The slope of AS determines the change in Y. If there is a fall in AD represented by a shift to the left, GDP will increase from Y1to Y3 A vertical AS curve would mean that the economy is operating at full capacity and 100% utilization of all resources. In that case, a change in demand would only mean a slight change in real GDP. This is what would be theoretically expected of the US economy as a leading economic power that a change in AD would only mean a slight change in real GDP, but this has not been the case.

Goods and services market
Fig.2: Goods and services market

An increase in money supply through a stimulus is marked by a shift of the aggregate demand curve AD1 toAD3. The new equilibrium point after the increase in money supply will be E3. The GDP shall have increased from Y1 to Y3. Again, the stimulus will lead to inflation marked by the increase on the price level form P1 to P3.

In the money market, the above increase in money supply can be represented graphically as follows.

Money market
Fig. 3: Money market

The slope of AS determines the change in Y axis. If there is a fall in AD represented by a shift to the left, GDP will increase from Y1to Y3 A vertical AS curve would mean that the economy is operating at full capacity and 100% utilization of all resources. In that case, a change in demand would only mean a slight change in real GDP. This is what would be theoretically expected of the US economy as a leading economic power that a change in AD would only mean a slight change in real GDP, but this has not been the case.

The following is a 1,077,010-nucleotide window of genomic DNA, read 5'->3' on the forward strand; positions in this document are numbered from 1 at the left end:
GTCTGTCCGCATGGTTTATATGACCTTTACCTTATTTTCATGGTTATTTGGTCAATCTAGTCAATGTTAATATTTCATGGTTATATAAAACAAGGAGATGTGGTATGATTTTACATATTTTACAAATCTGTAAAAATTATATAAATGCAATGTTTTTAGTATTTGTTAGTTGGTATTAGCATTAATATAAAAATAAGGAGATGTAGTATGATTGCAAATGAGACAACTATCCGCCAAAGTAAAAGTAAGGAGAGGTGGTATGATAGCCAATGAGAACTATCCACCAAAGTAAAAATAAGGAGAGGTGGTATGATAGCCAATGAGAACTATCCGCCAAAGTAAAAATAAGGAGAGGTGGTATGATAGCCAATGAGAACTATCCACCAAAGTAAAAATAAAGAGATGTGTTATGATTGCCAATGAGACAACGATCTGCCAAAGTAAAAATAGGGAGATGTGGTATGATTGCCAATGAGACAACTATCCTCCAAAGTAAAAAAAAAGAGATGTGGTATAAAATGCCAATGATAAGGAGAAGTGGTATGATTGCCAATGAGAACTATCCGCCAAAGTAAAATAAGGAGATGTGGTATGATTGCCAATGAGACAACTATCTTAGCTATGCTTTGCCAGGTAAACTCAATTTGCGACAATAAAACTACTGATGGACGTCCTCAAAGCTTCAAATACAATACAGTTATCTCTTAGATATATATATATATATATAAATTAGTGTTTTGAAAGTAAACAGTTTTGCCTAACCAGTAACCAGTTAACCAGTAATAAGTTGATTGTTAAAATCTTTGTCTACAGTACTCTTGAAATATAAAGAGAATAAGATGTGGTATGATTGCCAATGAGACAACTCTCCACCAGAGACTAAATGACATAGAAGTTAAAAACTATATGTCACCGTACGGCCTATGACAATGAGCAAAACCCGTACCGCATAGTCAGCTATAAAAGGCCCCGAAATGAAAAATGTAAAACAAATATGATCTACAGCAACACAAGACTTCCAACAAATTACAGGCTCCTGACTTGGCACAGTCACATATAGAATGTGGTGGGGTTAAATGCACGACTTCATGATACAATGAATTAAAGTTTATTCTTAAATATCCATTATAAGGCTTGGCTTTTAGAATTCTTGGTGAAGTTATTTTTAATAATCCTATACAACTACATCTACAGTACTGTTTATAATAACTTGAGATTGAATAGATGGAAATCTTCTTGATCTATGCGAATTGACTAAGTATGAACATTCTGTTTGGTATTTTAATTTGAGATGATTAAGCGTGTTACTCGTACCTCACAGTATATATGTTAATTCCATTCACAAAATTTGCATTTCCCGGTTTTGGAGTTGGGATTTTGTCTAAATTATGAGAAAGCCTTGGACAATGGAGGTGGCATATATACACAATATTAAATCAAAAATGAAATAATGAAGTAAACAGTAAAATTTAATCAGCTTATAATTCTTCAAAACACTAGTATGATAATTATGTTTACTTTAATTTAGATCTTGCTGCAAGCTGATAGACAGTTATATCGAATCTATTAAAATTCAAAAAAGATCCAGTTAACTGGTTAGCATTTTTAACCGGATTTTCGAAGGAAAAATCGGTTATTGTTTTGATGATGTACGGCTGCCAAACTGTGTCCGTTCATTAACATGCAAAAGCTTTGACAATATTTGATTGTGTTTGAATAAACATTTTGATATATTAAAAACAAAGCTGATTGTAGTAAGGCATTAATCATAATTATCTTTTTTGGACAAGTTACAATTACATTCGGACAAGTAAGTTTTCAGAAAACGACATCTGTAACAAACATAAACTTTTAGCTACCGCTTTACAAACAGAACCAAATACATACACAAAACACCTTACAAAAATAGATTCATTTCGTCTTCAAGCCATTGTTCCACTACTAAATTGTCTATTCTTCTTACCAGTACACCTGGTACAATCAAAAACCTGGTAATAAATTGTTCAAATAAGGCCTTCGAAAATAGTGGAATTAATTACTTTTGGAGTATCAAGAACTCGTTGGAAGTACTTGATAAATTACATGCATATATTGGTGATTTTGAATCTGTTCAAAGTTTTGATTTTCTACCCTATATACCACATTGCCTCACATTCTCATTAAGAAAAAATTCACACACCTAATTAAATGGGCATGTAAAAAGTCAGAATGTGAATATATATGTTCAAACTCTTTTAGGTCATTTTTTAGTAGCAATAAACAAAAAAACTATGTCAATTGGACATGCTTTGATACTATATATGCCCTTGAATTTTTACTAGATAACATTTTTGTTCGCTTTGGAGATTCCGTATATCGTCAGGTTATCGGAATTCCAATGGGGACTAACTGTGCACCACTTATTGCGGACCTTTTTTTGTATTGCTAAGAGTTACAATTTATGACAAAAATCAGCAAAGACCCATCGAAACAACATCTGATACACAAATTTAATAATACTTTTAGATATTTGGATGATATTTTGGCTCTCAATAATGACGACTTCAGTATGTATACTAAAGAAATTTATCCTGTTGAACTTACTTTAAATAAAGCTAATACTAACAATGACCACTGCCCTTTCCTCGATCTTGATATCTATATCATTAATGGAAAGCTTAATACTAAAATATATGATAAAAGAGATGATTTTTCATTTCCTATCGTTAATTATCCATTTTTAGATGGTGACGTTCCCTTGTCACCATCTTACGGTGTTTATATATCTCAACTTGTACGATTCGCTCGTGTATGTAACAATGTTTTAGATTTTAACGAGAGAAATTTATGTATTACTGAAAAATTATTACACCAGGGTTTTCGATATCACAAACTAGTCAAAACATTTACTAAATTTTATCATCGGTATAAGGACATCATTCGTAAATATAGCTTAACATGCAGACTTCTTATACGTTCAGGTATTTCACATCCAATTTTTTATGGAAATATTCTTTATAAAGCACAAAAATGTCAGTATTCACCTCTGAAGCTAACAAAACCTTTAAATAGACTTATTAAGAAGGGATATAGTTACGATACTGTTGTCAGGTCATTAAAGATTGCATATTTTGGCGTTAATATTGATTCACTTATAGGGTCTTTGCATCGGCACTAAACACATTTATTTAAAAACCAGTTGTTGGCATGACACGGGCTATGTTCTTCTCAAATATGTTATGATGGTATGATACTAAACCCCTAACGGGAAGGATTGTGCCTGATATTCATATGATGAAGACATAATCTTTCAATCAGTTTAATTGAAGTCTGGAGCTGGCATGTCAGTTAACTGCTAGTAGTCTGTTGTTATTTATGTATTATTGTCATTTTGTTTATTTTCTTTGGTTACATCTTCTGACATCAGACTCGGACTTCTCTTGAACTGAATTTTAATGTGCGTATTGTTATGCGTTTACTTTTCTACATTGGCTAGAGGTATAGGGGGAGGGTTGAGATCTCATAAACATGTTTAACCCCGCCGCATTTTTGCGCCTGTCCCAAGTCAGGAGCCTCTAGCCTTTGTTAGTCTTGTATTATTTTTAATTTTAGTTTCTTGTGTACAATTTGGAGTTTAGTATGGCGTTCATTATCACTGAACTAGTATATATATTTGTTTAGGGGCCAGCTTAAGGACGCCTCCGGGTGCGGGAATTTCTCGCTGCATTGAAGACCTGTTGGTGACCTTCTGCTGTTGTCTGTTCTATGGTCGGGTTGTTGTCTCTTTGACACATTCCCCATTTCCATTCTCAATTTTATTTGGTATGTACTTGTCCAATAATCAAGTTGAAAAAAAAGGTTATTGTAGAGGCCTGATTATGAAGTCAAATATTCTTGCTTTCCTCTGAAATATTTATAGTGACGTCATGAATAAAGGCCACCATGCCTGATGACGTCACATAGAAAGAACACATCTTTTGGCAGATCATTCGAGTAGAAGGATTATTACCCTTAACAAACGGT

Melloan (2009) on the other hand addresses the ever-increasing stimulus plans. He argues that by the end current financial crisis, the American government will have injected trillions of dollars into the economy which in this case qualifies as an expansionary fiscal policy as it increases money circulating in the economy. The government plays its role by influencing economic patterns expansionary monetary and fiscal policies. The action increases money circulating in the economy that in turn increases aggregate demand as households have more money at their disposal for spending. Unfortunately, the excessive money supply in the economy will lead to inflation. Mankiw (2006) informs us that there is no guarantee, however, that the money injected into the economy through the stimulus bill will directly be reflected in the GDP. This is because other factors will come into play such as speculation by households that will despite the increase in nominal income, lead households into saving for a rainy day.